Baptism is the initial faith response expected in the discipling task which Jesus entrusted to his followers (Matt. 28:19). Consequently, baptism is right at the forefront of Peter’s proclamation of the gospel on the day of Pentecost. “Repent and be baptised” is his summary of the response he calls for to his message (Acts 2:38). Peter is even bold enough to express the thought that it is baptism which (rightly understood) “saves us” (1 Pet. 3:21). Baptism is the immediate response to Philip’s gospelling (Acts 8:12). In fact, as I read the account of the growth of the early church, I am struck by the constant note of the urgency of baptism; it is not something which should be denied or delayed to any who wish to identify with the Messiah and his new community. This is how the community recognises those who share their faith, those who are joined in a common bond of commitment to him and to one another. Baptism figures in a key list of core unifying principles: “There is one body and one Spirit, just as you were called to the one hope of your calling, one Lord, one faith, one baptism, one God and Father of all, who is above all and through all and in all” (Eph. 4:4-6).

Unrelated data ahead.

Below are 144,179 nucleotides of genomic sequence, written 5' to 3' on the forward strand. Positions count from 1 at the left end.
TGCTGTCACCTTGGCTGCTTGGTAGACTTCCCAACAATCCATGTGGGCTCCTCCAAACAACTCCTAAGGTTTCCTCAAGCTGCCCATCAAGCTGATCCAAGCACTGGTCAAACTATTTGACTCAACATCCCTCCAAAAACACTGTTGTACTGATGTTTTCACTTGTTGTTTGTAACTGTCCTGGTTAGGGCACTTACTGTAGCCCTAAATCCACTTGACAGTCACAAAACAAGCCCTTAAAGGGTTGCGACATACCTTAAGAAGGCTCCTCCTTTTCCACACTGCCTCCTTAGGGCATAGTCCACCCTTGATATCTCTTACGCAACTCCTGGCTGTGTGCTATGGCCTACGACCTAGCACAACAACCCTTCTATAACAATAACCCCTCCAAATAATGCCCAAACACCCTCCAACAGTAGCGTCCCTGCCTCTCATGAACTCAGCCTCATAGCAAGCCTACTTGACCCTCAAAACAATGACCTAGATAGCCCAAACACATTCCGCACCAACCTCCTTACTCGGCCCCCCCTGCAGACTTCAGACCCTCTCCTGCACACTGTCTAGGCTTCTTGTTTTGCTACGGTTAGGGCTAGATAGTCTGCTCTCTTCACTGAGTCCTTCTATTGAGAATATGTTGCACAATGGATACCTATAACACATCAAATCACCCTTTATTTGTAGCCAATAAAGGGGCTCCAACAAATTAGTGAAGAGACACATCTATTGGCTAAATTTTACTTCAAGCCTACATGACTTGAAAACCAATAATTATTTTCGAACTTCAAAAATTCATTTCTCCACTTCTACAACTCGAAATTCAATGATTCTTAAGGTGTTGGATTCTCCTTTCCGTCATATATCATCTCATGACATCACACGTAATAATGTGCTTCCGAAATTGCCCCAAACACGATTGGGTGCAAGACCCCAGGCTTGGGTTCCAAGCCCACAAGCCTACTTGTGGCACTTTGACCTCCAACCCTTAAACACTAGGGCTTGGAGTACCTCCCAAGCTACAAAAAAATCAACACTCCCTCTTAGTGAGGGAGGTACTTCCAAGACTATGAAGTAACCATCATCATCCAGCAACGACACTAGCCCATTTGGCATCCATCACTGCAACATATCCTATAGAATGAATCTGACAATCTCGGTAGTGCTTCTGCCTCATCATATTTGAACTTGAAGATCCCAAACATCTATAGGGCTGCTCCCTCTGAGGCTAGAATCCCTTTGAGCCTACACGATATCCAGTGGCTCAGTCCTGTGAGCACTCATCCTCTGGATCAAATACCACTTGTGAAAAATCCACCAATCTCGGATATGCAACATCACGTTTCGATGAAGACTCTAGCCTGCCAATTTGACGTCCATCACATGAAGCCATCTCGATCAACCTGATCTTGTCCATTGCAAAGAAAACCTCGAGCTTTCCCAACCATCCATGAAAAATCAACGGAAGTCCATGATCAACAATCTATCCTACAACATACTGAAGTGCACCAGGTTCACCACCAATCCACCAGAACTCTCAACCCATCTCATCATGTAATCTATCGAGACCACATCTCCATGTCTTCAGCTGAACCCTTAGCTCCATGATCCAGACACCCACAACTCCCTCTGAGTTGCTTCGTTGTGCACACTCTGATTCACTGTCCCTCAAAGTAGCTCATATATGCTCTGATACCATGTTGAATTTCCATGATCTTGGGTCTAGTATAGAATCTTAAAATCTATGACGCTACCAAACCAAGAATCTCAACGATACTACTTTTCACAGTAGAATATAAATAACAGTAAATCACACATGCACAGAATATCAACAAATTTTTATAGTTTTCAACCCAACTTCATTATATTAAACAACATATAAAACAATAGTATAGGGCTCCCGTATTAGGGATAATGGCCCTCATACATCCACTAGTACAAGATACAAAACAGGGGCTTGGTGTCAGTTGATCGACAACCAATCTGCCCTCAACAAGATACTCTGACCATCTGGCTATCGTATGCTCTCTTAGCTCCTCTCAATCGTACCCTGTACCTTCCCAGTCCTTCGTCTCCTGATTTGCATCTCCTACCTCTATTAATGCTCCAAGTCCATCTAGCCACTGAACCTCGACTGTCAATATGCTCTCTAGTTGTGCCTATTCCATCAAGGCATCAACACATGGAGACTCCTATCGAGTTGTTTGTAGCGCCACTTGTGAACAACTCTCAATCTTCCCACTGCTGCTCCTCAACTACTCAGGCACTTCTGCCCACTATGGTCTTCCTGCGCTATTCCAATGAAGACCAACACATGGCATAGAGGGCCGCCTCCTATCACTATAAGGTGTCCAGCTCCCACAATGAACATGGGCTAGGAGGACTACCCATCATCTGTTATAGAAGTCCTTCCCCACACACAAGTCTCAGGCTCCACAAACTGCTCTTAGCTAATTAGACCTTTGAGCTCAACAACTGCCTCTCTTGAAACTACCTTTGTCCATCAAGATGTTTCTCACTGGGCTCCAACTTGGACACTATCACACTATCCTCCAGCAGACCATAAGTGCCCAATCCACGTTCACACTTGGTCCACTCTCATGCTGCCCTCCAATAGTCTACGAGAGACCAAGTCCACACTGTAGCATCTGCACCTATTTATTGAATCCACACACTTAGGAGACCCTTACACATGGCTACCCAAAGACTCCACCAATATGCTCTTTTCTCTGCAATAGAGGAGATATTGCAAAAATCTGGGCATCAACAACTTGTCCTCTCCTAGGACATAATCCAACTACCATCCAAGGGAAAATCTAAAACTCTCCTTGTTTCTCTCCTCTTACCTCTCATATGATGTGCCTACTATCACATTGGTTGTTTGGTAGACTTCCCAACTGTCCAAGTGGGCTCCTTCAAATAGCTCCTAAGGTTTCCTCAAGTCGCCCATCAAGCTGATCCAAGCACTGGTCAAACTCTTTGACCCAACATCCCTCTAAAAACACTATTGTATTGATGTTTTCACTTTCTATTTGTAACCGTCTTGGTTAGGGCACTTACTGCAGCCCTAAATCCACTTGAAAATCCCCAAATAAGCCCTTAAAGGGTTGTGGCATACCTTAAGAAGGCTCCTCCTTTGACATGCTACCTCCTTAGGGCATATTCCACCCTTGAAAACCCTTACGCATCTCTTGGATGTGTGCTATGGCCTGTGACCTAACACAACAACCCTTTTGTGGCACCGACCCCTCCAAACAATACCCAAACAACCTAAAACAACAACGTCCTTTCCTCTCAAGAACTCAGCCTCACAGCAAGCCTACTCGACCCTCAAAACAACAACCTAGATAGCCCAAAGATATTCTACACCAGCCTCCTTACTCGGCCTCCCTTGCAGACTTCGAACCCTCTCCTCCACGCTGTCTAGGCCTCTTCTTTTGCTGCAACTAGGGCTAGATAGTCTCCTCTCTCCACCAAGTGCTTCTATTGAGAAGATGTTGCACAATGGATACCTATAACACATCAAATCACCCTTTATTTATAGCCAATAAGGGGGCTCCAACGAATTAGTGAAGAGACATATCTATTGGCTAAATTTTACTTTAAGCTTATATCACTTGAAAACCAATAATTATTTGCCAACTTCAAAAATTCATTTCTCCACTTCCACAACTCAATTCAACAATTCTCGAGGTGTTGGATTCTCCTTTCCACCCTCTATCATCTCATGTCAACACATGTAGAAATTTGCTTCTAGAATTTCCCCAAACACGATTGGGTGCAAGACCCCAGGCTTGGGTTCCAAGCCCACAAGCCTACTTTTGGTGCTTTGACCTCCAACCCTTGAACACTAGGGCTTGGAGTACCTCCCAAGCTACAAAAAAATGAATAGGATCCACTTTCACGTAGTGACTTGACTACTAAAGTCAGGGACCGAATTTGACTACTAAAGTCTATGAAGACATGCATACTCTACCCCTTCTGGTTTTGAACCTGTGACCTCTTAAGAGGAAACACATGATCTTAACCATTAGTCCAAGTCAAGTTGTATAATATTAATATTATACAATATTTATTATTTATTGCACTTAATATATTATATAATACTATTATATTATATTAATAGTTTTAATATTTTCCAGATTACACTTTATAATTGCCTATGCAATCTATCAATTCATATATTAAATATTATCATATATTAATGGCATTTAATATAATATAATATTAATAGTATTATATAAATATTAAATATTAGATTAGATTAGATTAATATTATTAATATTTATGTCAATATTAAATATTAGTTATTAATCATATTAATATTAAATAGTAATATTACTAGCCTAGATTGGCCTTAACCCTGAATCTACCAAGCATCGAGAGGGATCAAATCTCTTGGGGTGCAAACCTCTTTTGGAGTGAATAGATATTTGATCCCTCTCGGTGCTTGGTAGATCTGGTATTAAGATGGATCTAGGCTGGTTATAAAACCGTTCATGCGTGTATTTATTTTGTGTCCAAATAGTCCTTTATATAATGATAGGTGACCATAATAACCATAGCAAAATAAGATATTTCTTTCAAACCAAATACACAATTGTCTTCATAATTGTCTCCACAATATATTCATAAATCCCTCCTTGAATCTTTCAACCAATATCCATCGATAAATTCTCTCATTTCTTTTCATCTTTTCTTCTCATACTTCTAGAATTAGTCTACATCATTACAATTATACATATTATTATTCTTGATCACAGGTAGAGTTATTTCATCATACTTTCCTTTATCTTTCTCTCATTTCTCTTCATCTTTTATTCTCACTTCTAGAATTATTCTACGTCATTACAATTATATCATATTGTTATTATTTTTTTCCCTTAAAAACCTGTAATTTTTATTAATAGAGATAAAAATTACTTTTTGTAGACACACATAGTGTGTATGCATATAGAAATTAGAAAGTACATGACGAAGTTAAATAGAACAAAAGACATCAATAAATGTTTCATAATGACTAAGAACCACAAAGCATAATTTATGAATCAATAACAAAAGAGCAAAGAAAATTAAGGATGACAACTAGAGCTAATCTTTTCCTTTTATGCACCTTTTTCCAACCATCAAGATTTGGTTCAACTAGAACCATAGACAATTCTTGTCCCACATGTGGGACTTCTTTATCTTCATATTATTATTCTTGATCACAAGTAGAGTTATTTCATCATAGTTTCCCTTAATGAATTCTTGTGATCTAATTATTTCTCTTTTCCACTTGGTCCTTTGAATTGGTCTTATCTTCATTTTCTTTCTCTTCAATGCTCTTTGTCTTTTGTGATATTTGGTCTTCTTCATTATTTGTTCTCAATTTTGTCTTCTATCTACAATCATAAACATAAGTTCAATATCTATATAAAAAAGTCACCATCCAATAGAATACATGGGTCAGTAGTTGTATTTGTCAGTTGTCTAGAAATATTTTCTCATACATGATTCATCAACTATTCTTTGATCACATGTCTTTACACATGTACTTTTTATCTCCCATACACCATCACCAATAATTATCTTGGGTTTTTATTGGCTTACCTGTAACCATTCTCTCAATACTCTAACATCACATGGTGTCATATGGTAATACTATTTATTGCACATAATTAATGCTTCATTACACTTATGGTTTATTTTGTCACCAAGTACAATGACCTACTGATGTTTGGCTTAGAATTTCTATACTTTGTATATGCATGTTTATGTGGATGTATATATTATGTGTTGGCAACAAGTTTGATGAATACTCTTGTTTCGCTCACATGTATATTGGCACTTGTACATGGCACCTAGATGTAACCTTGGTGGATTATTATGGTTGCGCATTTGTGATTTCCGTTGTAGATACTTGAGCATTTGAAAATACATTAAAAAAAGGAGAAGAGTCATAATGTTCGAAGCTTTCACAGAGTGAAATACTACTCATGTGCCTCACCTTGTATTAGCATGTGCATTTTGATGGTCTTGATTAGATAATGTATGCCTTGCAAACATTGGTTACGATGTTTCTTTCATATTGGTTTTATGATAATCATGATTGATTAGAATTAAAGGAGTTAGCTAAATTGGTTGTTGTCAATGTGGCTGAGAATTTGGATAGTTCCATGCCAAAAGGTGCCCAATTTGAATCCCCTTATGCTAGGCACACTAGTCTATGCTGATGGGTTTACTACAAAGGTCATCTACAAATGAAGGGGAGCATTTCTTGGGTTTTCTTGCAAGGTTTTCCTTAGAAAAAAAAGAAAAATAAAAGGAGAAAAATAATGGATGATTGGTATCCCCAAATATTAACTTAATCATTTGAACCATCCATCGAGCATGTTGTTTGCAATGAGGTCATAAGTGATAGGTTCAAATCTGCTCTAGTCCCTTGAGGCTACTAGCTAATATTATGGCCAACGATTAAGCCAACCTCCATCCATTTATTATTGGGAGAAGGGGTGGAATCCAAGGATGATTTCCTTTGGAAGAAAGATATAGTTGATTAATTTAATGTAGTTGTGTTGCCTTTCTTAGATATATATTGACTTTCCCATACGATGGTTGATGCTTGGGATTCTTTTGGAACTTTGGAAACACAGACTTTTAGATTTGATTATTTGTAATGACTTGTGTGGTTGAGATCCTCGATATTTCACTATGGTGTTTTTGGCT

When we abandon baptism, we substitute other more individualistic and subjective forms of recognition and exclusion. We undermine the unity on which the NT places such a high value. We subvert the gospel.

 

Thursday, 9 July 2009

Useful Resource for OT Background

As my students will know, I am frequently drawing attention to the context within which the Old Testament was written, particularly its literary context. The genres, the imagery, the idioms, even the vocabulary of OT narrative, poetry and prophecy need to be considered in the light of Egyptian, Mesopotamian and other Western Asian and Meditterranean sources. For decades the most accessible compilation of relevant documents was J. Pritchard, Ancient Near Eastern Texts Relating to the Old Testament (ANET). More recently, the 3 vol. Context of Scripture (COS), ed. William W. Hallo and K. Lawson Younger (which I have electronically in a searchable form): has more recently provided a more up-to-date and more comprehensive collection, with helpful Bible index. What has been lacking is an index from COS to ANET, for the newer anthology doesn’t make the older redundant (not everything is reproduced in COS for a start). This is now remedied by this useful online COS/ANET index.